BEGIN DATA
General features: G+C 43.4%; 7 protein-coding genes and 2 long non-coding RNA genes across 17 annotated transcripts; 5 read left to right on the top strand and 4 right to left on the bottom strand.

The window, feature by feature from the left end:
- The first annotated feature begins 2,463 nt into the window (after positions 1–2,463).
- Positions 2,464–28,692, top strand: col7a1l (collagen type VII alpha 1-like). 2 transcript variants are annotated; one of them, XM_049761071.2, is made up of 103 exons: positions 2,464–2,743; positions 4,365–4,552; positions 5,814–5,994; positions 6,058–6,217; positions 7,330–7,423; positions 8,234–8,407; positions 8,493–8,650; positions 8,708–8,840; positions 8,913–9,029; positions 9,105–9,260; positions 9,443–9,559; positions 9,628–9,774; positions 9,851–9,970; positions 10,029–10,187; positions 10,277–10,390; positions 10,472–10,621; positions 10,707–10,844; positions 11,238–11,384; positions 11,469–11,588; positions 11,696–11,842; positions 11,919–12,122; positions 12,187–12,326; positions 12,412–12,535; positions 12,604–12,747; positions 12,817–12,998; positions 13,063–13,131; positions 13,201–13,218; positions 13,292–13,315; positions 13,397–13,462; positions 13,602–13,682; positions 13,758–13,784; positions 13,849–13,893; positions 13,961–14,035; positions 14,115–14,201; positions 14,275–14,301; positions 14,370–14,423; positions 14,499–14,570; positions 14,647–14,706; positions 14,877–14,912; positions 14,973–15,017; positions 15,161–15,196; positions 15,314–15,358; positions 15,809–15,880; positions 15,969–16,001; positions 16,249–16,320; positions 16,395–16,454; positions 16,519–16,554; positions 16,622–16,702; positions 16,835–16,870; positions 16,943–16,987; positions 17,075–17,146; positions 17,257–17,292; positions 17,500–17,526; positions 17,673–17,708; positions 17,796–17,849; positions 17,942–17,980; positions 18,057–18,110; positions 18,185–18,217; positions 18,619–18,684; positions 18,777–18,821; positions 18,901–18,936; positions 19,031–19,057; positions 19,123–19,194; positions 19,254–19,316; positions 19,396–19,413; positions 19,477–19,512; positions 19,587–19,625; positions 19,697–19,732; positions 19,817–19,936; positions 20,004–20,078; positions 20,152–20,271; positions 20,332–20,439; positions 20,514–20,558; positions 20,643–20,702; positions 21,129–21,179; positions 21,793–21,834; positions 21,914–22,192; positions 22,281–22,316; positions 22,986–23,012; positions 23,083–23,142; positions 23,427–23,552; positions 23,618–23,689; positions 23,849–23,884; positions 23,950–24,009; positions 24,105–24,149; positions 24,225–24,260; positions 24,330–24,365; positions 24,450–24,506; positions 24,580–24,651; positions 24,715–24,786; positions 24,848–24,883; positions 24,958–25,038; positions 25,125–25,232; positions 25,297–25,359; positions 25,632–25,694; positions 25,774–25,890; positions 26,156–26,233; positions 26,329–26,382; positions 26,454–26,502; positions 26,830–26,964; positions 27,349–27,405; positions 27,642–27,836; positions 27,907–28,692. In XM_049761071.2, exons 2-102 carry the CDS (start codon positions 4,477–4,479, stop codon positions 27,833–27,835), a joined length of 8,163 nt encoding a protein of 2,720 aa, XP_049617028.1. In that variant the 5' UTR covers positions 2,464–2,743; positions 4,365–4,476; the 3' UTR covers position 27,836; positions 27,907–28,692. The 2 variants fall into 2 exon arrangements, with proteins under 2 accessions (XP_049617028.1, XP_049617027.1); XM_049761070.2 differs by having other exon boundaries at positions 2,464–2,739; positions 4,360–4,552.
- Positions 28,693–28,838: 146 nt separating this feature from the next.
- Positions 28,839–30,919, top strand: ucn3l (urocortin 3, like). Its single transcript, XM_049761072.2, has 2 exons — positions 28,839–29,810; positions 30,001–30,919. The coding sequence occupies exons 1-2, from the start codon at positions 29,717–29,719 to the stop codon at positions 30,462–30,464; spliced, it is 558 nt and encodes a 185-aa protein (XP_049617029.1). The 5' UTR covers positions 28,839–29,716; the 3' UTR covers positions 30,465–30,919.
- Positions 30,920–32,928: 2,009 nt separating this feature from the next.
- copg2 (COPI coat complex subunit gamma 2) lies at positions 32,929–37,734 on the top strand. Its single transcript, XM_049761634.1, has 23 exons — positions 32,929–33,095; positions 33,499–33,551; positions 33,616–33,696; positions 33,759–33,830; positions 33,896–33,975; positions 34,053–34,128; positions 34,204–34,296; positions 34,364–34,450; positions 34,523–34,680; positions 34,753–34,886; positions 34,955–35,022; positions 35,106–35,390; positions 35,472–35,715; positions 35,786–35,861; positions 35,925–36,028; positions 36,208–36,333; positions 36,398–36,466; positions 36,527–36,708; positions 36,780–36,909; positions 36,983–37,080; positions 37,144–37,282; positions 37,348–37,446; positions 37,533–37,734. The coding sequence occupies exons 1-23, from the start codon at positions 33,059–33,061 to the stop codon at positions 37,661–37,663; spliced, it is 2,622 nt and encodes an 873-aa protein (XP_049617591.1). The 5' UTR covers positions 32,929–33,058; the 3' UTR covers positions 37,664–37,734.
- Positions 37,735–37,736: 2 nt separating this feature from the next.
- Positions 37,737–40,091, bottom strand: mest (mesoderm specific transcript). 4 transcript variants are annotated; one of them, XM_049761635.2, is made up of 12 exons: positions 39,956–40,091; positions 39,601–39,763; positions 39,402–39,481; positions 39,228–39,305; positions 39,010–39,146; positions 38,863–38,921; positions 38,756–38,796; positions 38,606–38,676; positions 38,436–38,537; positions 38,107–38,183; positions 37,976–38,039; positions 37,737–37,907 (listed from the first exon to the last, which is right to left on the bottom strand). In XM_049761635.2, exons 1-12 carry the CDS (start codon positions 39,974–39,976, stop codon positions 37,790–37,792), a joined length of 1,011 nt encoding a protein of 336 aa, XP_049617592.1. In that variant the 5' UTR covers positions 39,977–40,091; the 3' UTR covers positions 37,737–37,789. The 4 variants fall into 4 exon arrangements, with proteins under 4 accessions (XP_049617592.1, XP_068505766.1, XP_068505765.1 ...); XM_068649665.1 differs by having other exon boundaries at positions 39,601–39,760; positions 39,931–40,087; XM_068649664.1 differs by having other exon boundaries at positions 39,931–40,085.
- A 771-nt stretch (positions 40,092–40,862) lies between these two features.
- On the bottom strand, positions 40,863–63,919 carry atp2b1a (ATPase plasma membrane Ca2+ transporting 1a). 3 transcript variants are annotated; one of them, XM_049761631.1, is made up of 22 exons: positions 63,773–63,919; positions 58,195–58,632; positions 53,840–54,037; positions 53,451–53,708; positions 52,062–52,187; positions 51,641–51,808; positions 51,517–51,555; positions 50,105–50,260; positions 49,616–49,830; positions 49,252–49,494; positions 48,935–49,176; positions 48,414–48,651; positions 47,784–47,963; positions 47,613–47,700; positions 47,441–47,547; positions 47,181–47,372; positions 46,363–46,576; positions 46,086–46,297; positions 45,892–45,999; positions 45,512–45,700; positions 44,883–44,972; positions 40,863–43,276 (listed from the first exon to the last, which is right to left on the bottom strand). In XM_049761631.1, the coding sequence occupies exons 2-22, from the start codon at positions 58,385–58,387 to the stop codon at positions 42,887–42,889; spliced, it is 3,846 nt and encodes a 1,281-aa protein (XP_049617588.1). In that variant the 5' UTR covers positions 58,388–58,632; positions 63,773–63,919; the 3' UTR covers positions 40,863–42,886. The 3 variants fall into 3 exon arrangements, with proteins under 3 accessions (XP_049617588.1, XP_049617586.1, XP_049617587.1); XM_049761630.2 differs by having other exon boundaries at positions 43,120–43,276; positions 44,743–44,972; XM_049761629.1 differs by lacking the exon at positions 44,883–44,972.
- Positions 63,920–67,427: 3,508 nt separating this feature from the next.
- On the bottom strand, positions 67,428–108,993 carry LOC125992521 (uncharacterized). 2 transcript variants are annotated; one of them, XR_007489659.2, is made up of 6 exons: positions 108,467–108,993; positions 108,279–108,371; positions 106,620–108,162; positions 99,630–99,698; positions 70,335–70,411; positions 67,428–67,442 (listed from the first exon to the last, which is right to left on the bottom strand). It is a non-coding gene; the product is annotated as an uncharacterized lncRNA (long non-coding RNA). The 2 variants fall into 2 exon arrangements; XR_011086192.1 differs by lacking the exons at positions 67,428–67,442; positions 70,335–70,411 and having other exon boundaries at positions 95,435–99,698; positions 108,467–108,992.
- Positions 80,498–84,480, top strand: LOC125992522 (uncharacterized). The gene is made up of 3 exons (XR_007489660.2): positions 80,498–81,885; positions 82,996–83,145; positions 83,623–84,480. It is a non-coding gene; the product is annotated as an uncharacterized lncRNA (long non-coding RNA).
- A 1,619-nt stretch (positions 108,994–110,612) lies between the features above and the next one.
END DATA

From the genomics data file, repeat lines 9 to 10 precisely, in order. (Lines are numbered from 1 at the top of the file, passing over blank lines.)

- Positions 37,735–37,736: 2 nt separating this feature from the next.
- Positions 37,737–40,091, bottom strand: mest (mesoderm specific transcript). 4 transcript variants are annotated; one of them, XM_049761635.2, is made up of 12 exons: positions 39,956–40,091; positions 39,601–39,763; positions 39,402–39,481; positions 39,228–39,305; positions 39,010–39,146; positions 38,863–38,921; positions 38,756–38,796; positions 38,606–38,676; positions 38,436–38,537; positions 38,107–38,183; positions 37,976–38,039; positions 37,737–37,907 (listed from the first exon to the last, which is right to left on the bottom strand). In XM_049761635.2, exons 1-12 carry the CDS (start codon positions 39,974–39,976, stop codon positions 37,790–37,792), a joined length of 1,011 nt encoding a protein of 336 aa, XP_049617592.1. In that variant the 5' UTR covers positions 39,977–40,091; the 3' UTR covers positions 37,737–37,789. The 4 variants fall into 4 exon arrangements, with proteins under 4 accessions (XP_049617592.1, XP_068505766.1, XP_068505765.1 ...); XM_068649665.1 differs by having other exon boundaries at positions 39,601–39,760; positions 39,931–40,087; XM_068649664.1 differs by having other exon boundaries at positions 39,931–40,085.